Illyrian languages


Illyrian languages

language
name=Illyrian
familycolor=Indo-European
states=Once Illyria and some lands adjacent
region=Western Balkans
extinct=It is disputed whether the Illyrian languages can be considered extinct. Those who favor the extinction scenario estimate that the Illyrian languages went extinct about the 6th century AD
iso2=ine|iso3=xil

The Illyrian languages are a group of Indo-European languages that were spoken in the western part of the Balkans [If the Messapian language was close enough to the Illyrian languages to be considered an Illyrian language, then Illyrian would also have been spoken in southern Italy.] in former times by groups identified as Illyrians: Delmatae, Pannoni, Illyrians, Autariates, Taulanti (see List of Illyrian tribes). Some sound-changes from Proto-Indo-European to Illyrian and other language features are deduced from what remains of the Illyrian languages, but because there are no [The Ancient Languages of Europe by Roger D. Woodard,ISBN-10: 0521684951,2008,Page 6:"... While the Illyrians are a well-documented people of antiquity, not a single verifiable inscription has survived written in the Illyrian language] examples of ancient Illyrian literature surviving (aside from the Messapian writings if they can be considered Illyrian), it is difficult to clarify its place within the Indo-European language family. Because of the uncertainty [Wilkes, J. J. The Illyrians, 1992,ISBN 0631198075,Page 67,"Illyrians Illyrian language' Though almost nothing of it survives, except for names, the Illyrian language has figured prominently ...""] , most sources provisionally place Illyrian on its own branch of Indo-European, though its relation to other languages, ancient and modern, continues to be studied.

Language affinity

The Illyrian languages are part of the Indo-European language family. The relation of the Illyrian languages to other Indo-European languages---ancient and modern---is poorly understood due to the paucity of data and is still being examined. The Illyrian languages are often considered to be Centum dialects [A Grammar of Modern Indo-European by Carlos Quiles,ISBN 8461176391,2007,page 77,"The Illyrian languages are generally but not unanimously reckoned as centum dialects"] . Today, the main source of authoritative information about the Illyrian language consists of a handful of Illyrian words cited in classical sources, and numerous examples of Illyrian anthroponyms, ethnonyms, toponyms and hydronyms.

A grouping of Illyrian with the Messapian language has been proposed for about a century, but remains an unproven hypothesis. The theory is based on classical sources, archaeology, as well as onomastic considerations. Messapian material culture bears a number of similarities to Illyrian material culture. Some Messapian anthroponyms have close Illyrian equivalents.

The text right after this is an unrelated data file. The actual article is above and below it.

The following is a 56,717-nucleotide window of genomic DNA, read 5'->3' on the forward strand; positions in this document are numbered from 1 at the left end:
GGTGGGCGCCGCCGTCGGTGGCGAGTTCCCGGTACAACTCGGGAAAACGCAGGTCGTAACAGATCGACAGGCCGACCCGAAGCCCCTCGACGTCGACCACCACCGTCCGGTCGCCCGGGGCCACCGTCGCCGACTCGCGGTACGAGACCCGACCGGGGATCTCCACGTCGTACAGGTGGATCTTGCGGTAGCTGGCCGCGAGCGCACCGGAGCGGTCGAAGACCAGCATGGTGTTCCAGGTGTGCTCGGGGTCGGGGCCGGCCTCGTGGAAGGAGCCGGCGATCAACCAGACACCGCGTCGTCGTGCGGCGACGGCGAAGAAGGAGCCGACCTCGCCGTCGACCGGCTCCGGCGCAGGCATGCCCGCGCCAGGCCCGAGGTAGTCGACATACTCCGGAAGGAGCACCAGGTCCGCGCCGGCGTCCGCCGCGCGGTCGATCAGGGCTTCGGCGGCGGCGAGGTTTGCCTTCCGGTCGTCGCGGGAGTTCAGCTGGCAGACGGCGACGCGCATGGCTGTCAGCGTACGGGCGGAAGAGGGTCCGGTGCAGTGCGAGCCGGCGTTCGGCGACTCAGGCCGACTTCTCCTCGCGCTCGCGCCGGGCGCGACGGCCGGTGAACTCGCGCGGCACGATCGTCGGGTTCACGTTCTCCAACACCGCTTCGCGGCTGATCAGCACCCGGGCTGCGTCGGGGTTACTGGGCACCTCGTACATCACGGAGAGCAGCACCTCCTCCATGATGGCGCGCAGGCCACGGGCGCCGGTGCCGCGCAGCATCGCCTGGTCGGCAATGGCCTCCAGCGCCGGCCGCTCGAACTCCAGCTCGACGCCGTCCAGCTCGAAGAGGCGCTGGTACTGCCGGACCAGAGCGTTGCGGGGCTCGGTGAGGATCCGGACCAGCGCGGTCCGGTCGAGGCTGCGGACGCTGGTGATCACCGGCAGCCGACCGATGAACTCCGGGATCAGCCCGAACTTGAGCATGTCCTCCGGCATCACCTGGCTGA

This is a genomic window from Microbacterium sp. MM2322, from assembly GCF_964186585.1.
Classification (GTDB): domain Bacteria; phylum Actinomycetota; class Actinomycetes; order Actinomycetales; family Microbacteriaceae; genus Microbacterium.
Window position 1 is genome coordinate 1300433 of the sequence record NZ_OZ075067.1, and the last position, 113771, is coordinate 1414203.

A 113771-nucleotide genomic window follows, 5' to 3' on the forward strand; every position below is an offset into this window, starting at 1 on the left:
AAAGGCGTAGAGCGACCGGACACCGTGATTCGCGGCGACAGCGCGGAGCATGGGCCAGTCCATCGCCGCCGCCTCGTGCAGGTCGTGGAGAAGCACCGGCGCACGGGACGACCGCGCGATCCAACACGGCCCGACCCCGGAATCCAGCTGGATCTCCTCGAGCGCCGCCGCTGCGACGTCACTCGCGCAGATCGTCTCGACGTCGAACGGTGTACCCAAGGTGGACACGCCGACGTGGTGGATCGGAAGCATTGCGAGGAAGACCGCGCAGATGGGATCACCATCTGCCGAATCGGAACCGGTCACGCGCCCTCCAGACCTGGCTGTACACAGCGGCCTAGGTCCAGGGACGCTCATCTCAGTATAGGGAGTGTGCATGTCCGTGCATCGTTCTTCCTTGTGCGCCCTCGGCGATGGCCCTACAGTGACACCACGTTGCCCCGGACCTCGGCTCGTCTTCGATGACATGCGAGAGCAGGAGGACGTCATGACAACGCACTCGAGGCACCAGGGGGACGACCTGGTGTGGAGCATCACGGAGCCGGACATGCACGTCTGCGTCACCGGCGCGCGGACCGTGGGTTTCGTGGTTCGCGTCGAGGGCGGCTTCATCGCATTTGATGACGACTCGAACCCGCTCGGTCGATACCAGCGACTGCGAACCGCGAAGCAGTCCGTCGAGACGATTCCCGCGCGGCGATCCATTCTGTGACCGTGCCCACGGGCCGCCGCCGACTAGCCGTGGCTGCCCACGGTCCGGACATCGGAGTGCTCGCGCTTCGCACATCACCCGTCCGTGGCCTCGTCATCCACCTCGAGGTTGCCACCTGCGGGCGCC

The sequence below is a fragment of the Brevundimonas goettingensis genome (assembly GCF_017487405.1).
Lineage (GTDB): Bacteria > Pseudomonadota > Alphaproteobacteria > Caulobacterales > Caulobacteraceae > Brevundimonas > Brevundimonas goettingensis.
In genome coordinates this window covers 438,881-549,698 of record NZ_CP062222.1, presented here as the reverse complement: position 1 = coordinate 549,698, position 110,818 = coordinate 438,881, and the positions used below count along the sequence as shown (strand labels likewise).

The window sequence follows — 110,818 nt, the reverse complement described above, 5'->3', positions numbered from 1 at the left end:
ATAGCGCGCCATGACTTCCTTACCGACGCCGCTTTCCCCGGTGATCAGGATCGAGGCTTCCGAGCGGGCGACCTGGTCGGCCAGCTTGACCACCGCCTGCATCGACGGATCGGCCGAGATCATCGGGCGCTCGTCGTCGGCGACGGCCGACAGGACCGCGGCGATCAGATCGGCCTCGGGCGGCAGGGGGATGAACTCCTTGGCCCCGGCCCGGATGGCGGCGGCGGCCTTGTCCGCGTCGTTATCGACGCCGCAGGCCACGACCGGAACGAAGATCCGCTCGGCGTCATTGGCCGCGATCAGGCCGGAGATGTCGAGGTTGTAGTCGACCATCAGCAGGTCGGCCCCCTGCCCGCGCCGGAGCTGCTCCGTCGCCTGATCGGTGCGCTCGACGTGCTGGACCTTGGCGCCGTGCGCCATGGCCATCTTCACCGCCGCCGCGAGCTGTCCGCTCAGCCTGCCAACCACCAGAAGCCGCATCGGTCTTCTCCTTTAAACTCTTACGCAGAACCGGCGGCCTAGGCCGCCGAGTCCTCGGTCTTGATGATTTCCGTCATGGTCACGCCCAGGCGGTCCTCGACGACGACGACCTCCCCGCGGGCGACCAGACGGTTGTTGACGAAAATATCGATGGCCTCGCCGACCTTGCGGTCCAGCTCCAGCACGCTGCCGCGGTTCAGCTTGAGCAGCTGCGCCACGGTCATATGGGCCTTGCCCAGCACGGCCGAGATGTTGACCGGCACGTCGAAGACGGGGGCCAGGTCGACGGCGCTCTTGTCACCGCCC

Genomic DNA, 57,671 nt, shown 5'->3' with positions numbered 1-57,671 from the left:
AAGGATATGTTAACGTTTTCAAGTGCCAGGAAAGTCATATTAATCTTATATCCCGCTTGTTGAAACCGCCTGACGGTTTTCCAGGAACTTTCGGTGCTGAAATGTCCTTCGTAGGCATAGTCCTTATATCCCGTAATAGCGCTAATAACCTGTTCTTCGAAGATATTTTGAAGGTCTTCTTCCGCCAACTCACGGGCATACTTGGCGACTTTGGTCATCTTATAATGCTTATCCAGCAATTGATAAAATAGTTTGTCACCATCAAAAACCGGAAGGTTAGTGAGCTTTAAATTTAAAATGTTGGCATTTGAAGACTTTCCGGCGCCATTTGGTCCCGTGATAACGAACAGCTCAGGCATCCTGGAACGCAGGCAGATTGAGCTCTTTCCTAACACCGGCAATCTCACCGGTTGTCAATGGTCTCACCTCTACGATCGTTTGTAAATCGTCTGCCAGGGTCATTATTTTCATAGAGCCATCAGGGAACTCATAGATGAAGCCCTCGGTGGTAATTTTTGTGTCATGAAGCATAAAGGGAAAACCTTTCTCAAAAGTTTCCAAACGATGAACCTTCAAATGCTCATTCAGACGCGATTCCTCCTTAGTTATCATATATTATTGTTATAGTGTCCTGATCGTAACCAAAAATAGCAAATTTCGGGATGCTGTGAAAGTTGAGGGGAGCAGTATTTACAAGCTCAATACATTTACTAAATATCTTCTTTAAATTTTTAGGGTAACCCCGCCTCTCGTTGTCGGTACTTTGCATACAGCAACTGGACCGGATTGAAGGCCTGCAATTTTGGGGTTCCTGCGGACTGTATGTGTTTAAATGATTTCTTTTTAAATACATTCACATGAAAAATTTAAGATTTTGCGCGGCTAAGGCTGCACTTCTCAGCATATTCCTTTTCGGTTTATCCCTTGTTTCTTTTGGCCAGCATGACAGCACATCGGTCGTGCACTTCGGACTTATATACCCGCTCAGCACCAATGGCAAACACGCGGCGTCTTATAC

A grouping of Illyrian with the Venetic language and Liburnian language, once spoken in northeastern Italy and Liburnia respectively, is also proposed. The consensus now is that Illyrian was quite distinct from Venetic and Liburnian [Wilkes, J. J. The Illyrians, 1992,ISBN 0631198075,page 183,"... We may begin with the Venetic peoples, Veneti, Carni, Histri and Liburni, whose language set them apart from the rest of the Illyrians. ..."] [Wilkes, J. J. The Illyrians, 1992,ISBN 0631198075,page 81,"... " In Roman Pannonia the Latobici and Varciani who dwelt east of the Venetic Catari in the upper Sava valley were Celtic but the Colapiani of the Colapis (Kulpa) valley were Illyrians ( ..."] , however a close linguistic relation has not been ruled out and is still being investigated.

A number of scholars believe the modern Albanian language to be descended from Illyrian. [ [http://www.britannica.com/eb/article-9042146 Illyrian language - Britannica Online Encyclopedia ] ] Several Illyrian items have been linked to Albanian, yet these remain tentative or inconclusive for the purpose of determining a close relation.

Outside influences

The Ancient Greek language would have become an important external influence on Illyrian-speakers who occupied lands adjacent to ancient Greeks. Invading Celts who settled on lands occupied by Illyrians brought the Illyrians into contact with the Celtic languages. Intensive contact may have happened in what is now Bosnia, Croatia, and Serbia. Because of this intensive contact, and because of conflicting classical sources, it is unclear whether some ancient tribes were Illyrian or Celtic (see for example Scordisci and Iapodes) or mixed. Thracians and Paionians also occupied lands populated by Illyrians, bringing Illyrians into contact with the Thracian language and Paionian language.

Yet it was not Greek, Celtic, Thracian, or Paionian, but Latin that would come to displace Illyrian above the Jireček line. The Romans conquered all the lands in which Illyrian was spoken, and it is quite possible that Illyrian faded early in the Common era, perhaps even before the Slavic invasion of the Balkans.

Illyrian words